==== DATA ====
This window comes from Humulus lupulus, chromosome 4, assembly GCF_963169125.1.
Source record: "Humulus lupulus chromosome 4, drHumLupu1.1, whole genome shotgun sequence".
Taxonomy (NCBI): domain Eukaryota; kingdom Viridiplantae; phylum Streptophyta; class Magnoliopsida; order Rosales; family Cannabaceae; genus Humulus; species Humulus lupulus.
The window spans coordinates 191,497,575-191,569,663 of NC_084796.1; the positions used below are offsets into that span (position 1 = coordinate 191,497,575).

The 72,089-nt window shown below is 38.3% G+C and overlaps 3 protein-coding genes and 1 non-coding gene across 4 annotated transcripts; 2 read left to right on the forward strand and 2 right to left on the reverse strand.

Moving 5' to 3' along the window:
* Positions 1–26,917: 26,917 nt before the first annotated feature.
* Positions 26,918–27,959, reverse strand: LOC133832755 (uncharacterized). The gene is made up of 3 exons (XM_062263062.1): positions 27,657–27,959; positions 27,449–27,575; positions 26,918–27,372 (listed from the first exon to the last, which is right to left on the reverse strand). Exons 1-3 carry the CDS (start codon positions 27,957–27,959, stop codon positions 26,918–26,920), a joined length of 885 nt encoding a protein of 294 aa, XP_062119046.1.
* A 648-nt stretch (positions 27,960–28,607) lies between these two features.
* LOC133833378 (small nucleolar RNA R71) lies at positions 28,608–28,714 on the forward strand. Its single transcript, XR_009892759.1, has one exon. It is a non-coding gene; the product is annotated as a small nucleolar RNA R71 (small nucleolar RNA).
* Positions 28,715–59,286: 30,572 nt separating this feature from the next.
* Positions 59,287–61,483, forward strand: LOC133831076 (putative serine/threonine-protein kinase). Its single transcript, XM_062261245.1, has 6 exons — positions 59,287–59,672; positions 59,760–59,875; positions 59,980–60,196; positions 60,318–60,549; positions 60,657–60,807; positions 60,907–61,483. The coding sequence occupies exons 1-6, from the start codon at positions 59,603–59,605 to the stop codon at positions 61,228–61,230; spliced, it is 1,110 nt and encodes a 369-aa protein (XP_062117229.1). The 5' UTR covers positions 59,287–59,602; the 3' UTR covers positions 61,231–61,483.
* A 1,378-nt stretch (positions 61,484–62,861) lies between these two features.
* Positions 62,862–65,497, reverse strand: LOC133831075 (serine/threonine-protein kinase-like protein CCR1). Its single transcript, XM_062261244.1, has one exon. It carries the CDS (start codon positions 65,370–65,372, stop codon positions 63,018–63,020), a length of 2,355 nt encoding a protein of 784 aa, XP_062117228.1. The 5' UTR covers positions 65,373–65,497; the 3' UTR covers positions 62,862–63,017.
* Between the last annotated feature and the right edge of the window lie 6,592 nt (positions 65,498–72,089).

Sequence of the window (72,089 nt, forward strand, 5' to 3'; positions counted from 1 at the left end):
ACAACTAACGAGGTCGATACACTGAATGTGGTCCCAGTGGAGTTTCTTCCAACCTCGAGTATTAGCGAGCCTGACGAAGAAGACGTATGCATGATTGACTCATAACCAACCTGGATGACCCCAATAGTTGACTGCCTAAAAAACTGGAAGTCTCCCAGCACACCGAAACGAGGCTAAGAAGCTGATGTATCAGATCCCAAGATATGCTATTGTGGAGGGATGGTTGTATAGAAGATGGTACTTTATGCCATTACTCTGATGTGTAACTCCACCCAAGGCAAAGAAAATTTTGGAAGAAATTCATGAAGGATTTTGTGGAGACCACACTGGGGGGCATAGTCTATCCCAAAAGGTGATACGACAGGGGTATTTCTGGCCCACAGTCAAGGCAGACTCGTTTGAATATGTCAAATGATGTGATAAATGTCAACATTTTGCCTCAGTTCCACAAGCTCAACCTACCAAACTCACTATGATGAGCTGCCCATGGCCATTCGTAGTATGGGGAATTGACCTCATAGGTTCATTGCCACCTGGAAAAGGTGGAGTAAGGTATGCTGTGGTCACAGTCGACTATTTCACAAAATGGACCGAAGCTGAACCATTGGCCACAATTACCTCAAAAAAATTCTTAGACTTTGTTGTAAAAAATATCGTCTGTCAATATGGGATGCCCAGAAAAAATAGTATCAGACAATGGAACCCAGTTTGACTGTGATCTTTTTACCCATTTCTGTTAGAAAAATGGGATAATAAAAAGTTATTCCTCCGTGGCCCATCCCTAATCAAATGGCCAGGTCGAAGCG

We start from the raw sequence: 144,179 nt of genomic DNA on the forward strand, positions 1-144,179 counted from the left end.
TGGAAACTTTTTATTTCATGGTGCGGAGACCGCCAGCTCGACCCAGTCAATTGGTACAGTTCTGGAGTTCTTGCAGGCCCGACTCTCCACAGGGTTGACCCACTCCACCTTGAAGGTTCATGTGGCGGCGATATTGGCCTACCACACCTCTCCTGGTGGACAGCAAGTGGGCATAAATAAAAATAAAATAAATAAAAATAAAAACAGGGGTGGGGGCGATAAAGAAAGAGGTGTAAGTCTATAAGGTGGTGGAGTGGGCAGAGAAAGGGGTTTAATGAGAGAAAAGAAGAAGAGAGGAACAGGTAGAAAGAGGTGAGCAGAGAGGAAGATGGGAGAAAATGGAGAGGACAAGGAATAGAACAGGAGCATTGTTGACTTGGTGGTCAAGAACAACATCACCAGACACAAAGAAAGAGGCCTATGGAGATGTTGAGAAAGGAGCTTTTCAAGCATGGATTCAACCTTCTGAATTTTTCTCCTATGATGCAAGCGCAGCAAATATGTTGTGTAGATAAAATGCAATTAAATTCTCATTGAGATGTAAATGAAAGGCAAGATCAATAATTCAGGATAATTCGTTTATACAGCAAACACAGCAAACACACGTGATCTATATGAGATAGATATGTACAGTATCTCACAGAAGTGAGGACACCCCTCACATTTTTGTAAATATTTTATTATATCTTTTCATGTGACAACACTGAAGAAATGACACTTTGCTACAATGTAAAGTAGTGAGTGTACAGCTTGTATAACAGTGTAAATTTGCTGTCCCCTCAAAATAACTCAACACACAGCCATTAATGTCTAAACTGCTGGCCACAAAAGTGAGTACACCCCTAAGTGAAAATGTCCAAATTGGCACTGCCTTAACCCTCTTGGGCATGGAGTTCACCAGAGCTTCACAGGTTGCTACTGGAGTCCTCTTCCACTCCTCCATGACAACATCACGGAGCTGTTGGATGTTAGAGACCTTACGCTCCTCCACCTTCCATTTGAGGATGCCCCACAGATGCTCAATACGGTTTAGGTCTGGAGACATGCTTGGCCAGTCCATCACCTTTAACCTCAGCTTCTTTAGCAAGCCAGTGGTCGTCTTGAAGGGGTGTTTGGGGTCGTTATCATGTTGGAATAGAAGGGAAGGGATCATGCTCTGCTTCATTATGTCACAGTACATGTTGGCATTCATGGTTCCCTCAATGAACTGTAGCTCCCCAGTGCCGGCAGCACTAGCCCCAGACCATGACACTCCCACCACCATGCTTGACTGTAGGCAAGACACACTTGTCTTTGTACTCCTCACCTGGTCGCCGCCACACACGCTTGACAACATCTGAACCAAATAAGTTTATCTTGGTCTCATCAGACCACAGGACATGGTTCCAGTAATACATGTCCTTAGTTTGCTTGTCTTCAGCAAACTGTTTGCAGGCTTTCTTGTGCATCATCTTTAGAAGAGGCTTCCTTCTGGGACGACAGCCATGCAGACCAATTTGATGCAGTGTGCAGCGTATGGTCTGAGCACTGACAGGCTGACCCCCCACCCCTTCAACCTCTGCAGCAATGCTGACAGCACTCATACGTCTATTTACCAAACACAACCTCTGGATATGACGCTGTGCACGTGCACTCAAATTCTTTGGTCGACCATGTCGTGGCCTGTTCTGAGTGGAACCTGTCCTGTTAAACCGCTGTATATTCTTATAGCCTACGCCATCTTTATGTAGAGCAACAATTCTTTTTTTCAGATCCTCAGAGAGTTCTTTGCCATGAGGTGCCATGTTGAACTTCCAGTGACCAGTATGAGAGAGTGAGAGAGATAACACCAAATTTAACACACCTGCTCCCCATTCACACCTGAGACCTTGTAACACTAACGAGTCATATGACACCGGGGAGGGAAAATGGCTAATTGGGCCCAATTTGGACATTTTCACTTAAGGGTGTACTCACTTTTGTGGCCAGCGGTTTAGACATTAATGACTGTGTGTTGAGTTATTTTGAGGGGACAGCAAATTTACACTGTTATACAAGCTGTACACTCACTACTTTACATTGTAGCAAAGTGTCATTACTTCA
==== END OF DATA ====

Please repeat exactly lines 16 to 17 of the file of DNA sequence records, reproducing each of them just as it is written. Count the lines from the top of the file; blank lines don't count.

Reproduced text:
Sequence of the window (72,089 nt, forward strand, 5' to 3'; positions counted from 1 at the left end):
ACAACTAACGAGGTCGATACACTGAATGTGGTCCCAGTGGAGTTTCTTCCAACCTCGAGTATTAGCGAGCCTGACGAAGAAGACGTATGCATGATTGACTCATAACCAACCTGGATGACCCCAATAGTTGACTGCCTAAAAAACTGGAAGTCTCCCAGCACACCGAAACGAGGCTAAGAAGCTGATGTATCAGATCCCAAGATATGCTATTGTGGAGGGATGGTTGTATAGAAGATGGTACTTTATGCCATTACTCTGATGTGTAACTCCACCCAAGGCAAAGAAAATTTTGGAAGAAATTCATGAAGGATTTTGTGGAGACCACACTGGGGGGCATAGTCTATCCCAAAAGGTGATACGACAGGGGTATTTCTGGCCCACAGTCAAGGCAGACTCGTTTGAATATGTCAAATGATGTGATAAATGTCAACATTTTGCCTCAGTTCCACAAGCTCAACCTACCAAACTCACTATGATGAGCTGCCCATGGCCATTCGTAGTATGGGGAATTGACCTCATAGGTTCATTGCCACCTGGAAAAGGTGGAGTAAGGTATGCTGTGGTCACAGTCGACTATTTCACAAAATGGACCGAAGCTGAACCATTGGCCACAATTACCTCAAAAAAATTCTTAGACTTTGTTGTAAAAAATATCGTCTGTCAATATGGGATGCCCAGAAAAAATAGTATCAGACAATGGAACCCAGTTTGACTGTGATCTTTTTACCCATTTCTGTTAGAAAAATGGGATAATAAAAAGTTATTCCTCCGTGGCCCATCCCTAATCAAATGGCCAGGTCGAAGCG